Asylum seekers and refugees leave their countries because they have no choice. CVT’s clients – and survivors who receive rehabilitative care at other torture rehabilitation programs – whether they are refugees or asylum-seekers, have survived torture, persecution and/or conflict-related atrocities in locations around the world. They speak of what it was like to make the excruciating decision to flee from home, like the Hadad family and Jon*, who knew they would be killed if they remained in their war-torn countries. Others experienced the murder or disappearance of a close family member at the hands of government perpetrators or were persecuted by private individuals operating with impunity in countries where police or the courts could not or would not prevent or punish those responsible. Still others were targeted because of their profession, such as journalists like Youssef, or medical professionals like Manal. Some, like Rosa, had been kidnapped amid violent attacks by outlaw groups or militias and held in captivity—they fled from their abductors, having no home to return to. According to CVT clinicians in St. Paul, Maria fled Central America because her family was forced to pay a war tax to a local gang. Since her family could not afford to do so, the gang repeatedly beat her husband and eventually threatened to take her oldest son. The family fled to avoid losing their son to the gang.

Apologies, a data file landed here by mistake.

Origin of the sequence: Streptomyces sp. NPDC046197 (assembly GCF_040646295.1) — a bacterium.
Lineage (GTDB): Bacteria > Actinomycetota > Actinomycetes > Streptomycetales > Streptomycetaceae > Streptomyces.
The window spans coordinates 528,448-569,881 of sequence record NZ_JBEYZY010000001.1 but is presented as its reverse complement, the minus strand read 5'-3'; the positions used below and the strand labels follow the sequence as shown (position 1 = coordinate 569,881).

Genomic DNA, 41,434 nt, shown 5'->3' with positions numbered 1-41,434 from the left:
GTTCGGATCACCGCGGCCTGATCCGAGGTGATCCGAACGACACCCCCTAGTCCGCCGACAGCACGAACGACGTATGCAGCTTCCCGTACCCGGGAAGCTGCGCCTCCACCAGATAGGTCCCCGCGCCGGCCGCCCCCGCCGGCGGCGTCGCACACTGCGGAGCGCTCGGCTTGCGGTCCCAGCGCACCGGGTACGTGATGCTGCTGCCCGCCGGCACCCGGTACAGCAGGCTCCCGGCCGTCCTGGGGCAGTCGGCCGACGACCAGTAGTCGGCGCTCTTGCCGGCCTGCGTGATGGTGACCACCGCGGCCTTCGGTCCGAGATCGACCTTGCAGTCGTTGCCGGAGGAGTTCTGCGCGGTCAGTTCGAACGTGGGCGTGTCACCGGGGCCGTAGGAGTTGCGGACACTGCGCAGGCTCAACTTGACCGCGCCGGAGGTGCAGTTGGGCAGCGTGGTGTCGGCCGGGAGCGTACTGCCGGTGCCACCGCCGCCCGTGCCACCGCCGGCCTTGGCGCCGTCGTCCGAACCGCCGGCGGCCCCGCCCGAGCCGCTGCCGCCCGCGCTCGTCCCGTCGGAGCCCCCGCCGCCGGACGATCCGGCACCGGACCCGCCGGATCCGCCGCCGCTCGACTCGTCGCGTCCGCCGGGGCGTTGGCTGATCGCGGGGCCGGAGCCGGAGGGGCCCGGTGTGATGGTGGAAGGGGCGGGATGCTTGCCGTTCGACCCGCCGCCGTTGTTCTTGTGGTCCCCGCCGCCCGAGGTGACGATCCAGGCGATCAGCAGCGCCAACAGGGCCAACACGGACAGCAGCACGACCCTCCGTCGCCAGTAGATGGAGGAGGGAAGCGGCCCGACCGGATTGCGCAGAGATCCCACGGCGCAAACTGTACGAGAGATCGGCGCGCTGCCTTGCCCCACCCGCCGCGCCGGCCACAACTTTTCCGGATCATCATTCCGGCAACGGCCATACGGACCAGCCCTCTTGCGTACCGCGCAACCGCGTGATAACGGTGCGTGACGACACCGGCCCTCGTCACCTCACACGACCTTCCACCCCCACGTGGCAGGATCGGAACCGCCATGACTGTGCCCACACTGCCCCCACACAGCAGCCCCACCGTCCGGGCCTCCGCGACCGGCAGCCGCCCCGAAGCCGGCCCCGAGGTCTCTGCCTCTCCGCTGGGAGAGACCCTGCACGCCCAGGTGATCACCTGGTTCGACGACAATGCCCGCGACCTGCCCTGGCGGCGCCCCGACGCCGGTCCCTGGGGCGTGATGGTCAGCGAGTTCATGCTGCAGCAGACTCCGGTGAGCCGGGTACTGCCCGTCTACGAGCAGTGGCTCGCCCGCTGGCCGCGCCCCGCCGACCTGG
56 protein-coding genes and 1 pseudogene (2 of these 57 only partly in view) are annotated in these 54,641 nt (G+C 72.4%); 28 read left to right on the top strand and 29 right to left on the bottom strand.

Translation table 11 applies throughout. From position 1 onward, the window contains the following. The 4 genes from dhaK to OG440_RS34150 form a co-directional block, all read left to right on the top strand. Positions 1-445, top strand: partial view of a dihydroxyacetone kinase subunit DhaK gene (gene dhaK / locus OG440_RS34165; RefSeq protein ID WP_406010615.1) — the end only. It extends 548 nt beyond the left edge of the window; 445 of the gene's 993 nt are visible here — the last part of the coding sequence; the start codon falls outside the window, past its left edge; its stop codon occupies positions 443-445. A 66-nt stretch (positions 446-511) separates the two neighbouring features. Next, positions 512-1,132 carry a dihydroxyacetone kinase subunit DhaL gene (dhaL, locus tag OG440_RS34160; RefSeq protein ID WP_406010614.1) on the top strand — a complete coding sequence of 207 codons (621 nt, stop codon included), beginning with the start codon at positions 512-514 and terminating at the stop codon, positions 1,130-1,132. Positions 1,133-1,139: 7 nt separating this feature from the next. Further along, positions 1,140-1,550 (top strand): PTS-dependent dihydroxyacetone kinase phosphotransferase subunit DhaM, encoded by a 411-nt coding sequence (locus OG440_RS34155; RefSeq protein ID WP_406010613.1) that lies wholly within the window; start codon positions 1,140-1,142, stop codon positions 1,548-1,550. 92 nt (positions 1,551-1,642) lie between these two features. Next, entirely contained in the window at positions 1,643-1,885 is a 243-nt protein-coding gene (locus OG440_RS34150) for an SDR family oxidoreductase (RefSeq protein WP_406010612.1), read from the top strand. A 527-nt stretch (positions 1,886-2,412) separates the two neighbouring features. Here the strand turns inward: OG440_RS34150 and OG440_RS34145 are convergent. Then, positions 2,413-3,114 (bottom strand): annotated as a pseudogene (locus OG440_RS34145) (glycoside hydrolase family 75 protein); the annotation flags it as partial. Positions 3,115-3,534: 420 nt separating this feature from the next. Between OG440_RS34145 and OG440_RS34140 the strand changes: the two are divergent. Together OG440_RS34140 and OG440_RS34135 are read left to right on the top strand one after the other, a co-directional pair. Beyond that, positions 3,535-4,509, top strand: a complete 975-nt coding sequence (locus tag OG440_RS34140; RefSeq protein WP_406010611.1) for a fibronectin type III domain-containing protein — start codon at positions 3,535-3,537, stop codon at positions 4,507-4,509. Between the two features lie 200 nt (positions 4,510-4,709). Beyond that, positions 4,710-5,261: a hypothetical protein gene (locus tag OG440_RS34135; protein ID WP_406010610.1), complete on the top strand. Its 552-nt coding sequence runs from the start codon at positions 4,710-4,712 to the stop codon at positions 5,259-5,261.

Startling numbers of asylum seekers and refugees are survivors of torture. Per CVT’s own research study, as many as 44 percent of refugees living in the U.S. are survivors. Other studies indicate a similar torture prevalence rate among forced migrants in high income countries. From over 30 years working closely with torture survivors, CVT understands the dire conditions that cause people to run from their homes, their loved ones, their professions and their communities. Many clients tell us that as agonizing as that decision was, the will to live – and to protect any loved ones they could – prevailed.
Clients carry with them the trauma from all they survived before fleeing. Regardless of the country responsible for the torture, the effects of torture are similar, chronic and predictable:
Long-term physical effects include the scars and musculoskeletal pains that result from beatings, being bound or confined to cages, as well as from being hung or suspended. Feet are a common target for torturers, resulting in pain from beatings on the soles, and injuries and abuse to the head result in hearing loss, dental pain and visual problems. Torture wreaks havoc across the body, resulting in chronic abdominal pains, cardiovascular/respiratory problems, sexual difficulties and neurological damage.
Long-term psychological effects include intense and incessant nightmares or insomnia, severe anxiety, and difficulty concentrating for even short amounts of time. Suicidal ideation is not uncommon. Many survivors meet the full criteria for post-traumatic stress disorder and major depressive disorder.
Without rehabilitative care, these symptoms remain a difficult, painful, and often-debilitating part of survivors’ lives.
*Names and some details have been changed for security and confidentiality.
For up-to-date information about the process of seeking asylum, go to U.S. Citizenship and Immigration Services (USCIS).